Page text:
If you are looking to get something to eat or drink during half time, it may make sense to walk towards the Hammersmith End where queues seemed significantly shorter.

The atmosphere was generally subdued, with neither home nor away fans very engaged. At first it seemed promising, but the quality of football on display soured things quickly.

After the match, we decided to walk to Hammersmith tube station to avoid any possible further delays. While we did not know the exact way, there were a significant number of other fans taking the same option that we could follow.

Overall, Craven Cottage is one of the English stadiums with a lot of character, and it is definitely worth visiting if you are in London.

Well done Fulham for doing this - it's great to see that people are trusted to behave sensibly and that they respond positively to that opportunity. I've sat there several times and never seen or heard any trouble. My only complaint is the overpriced and average food inside the ground, as well as the hugely expensive tickets for Category A games (ie Man U, Man City, Liverpool, Arsenal, Spurs and any other London PL team - ie QPR currently and West Ham last season). It's a great place to watch football - an antidote to so many concrete soul-less, pre-fab stadiums that now grace so much of the UK.

The home dressing room has a quirky balcony that is good for spotting visiting managers doing their scouting and non-playing players. The final stand is the Riverside stand which backs right onto the River Thames.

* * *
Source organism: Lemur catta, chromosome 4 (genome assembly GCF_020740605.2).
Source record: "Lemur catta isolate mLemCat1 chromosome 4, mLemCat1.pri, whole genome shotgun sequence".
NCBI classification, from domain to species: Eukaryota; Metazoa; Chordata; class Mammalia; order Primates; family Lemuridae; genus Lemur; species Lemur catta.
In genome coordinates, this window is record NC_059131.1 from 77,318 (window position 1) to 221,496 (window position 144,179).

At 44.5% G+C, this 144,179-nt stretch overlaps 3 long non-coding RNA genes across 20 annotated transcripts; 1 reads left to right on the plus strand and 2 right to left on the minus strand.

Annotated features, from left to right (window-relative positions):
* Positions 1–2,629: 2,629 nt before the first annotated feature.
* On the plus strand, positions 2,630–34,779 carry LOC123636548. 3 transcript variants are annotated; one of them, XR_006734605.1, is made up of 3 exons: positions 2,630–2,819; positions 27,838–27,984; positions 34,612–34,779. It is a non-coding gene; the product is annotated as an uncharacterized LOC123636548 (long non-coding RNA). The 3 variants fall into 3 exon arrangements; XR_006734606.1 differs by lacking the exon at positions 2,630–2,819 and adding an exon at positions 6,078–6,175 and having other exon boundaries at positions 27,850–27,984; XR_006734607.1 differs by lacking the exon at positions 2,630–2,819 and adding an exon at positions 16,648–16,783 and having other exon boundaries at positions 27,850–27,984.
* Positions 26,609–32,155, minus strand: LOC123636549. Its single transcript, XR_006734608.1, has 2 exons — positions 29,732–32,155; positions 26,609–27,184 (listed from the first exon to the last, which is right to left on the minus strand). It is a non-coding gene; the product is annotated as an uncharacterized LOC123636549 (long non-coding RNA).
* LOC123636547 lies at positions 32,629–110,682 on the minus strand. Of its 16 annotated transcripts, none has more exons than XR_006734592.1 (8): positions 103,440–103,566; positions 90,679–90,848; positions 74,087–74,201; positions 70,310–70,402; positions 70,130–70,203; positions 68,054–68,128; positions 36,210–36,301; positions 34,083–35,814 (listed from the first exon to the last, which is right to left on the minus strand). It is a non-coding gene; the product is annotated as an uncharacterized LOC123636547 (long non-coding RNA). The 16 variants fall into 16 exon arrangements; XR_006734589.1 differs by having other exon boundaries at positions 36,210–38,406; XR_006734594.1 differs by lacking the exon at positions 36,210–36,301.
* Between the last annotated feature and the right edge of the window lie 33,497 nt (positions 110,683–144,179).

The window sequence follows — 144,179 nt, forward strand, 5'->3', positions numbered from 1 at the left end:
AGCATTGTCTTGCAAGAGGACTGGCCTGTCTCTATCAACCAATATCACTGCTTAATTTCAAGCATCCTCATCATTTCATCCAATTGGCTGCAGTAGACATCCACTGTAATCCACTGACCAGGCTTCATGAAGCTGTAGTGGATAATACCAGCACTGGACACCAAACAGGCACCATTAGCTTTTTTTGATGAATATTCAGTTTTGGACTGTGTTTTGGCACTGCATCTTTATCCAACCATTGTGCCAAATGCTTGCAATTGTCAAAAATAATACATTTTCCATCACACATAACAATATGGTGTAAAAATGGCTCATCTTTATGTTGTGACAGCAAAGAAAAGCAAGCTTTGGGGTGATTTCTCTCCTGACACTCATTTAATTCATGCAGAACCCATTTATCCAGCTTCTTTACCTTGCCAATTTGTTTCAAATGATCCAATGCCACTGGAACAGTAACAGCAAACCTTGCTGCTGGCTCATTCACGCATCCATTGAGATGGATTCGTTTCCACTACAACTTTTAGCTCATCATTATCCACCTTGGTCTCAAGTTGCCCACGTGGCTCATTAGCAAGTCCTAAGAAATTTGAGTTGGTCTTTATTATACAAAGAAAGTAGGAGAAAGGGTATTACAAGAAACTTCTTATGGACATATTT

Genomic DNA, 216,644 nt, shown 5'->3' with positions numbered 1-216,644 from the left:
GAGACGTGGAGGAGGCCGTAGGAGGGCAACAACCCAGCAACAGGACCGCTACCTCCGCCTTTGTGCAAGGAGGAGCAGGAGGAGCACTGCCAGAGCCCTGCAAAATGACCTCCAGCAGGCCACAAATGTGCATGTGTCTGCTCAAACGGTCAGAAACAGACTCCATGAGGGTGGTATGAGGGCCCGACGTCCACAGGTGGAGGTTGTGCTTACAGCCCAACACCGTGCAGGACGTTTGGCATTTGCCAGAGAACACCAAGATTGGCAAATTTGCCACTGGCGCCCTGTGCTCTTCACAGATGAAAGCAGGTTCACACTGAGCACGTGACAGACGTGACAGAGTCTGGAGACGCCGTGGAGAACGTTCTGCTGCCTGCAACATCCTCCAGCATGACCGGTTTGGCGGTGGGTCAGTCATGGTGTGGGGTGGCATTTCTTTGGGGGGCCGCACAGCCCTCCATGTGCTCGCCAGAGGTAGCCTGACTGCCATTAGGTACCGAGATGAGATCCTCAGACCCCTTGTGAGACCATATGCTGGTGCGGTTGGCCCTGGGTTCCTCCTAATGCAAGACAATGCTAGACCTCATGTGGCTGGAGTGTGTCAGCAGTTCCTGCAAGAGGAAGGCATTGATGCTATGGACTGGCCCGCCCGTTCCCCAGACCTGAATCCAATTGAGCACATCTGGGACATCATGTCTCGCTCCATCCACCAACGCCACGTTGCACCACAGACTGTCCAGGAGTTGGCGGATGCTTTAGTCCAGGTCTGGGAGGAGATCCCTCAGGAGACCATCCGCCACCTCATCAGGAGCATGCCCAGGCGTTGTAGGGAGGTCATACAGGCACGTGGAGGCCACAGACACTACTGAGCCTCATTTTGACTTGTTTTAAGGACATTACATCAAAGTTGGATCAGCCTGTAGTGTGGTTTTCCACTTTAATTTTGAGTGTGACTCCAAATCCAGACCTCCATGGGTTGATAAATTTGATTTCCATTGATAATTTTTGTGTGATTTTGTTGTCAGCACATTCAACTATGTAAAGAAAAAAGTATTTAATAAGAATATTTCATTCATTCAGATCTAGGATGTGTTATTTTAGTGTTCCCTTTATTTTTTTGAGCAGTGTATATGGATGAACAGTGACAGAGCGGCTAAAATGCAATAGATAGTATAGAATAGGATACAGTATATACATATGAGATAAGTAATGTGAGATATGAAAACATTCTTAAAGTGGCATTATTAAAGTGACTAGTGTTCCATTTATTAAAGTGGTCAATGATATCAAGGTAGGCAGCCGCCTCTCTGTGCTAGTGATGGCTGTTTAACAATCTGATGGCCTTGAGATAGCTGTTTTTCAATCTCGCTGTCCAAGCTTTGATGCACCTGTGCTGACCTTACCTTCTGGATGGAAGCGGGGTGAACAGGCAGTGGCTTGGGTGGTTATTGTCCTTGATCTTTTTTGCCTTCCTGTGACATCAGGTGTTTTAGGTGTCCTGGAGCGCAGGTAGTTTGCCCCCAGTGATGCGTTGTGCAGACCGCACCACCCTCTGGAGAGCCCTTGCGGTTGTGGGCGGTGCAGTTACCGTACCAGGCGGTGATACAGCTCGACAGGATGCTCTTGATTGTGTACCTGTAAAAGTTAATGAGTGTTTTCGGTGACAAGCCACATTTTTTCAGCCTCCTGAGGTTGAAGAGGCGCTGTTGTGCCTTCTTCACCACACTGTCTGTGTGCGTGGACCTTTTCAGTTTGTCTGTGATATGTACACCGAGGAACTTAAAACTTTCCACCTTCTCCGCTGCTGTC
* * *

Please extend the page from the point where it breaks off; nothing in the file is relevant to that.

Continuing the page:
Craven Cottage has an unique atmosphere, especially for evening games. The place is really friendly right from the fans through to the staff - even the ones who search you as you come in.

Hats off to Fulham for setting an example and demonstrating that people can be trusted to behave sensibly. I've seen this demonstrated time and time again at their ground, and it's something that I appreciate. The only complaint I have is the high cost of tickets for Category A games (those involving Manchester United, Manchester City, Liverpool, Arsenal, Tottenham Hotspur and any other London Premier League team), as well as the average food inside the ground.

. It is great to watch football at The Benjy Stone. This is an antidote to so many concrete and soul-less pre-fab stadiums that now grace so much of the UK.

The Growler wrote: I visited the ground for the last time on January 19th, 2012. It was a pleasure to stand on the terrace and see how it didn't seem level. The stands behind the goals were old and tattered, but that's what made my visit great. It still had its history, with pretty sure it still had wooden seats as well. The cottage is unique and to me very strange to see at a football ground, but this is what makes grounds special. I loved standing in the old school stand with its brickwork on the outside. There were no new metal or plastic structures used now days.

The last ground I ever stood at was a pleasure. The terrace didn't seem level, and the stands behind the goals were old and tatty but that what made my visit great. It still had its history, pretty sure it still had wooden seats as well? The cottage is unique and to me very strange to see at a football ground, but this what makes grounds special, love the old school stand I stood in with its brickwork on the outside, no new metal plastic stuff they use now.

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Craven Cottage: All you need to know - Tickets, Direction, Weather (2022).

The property was later acquired by the Cravens and in 1861, they commissioned architect Harrison Ford to design the first cottage on the property.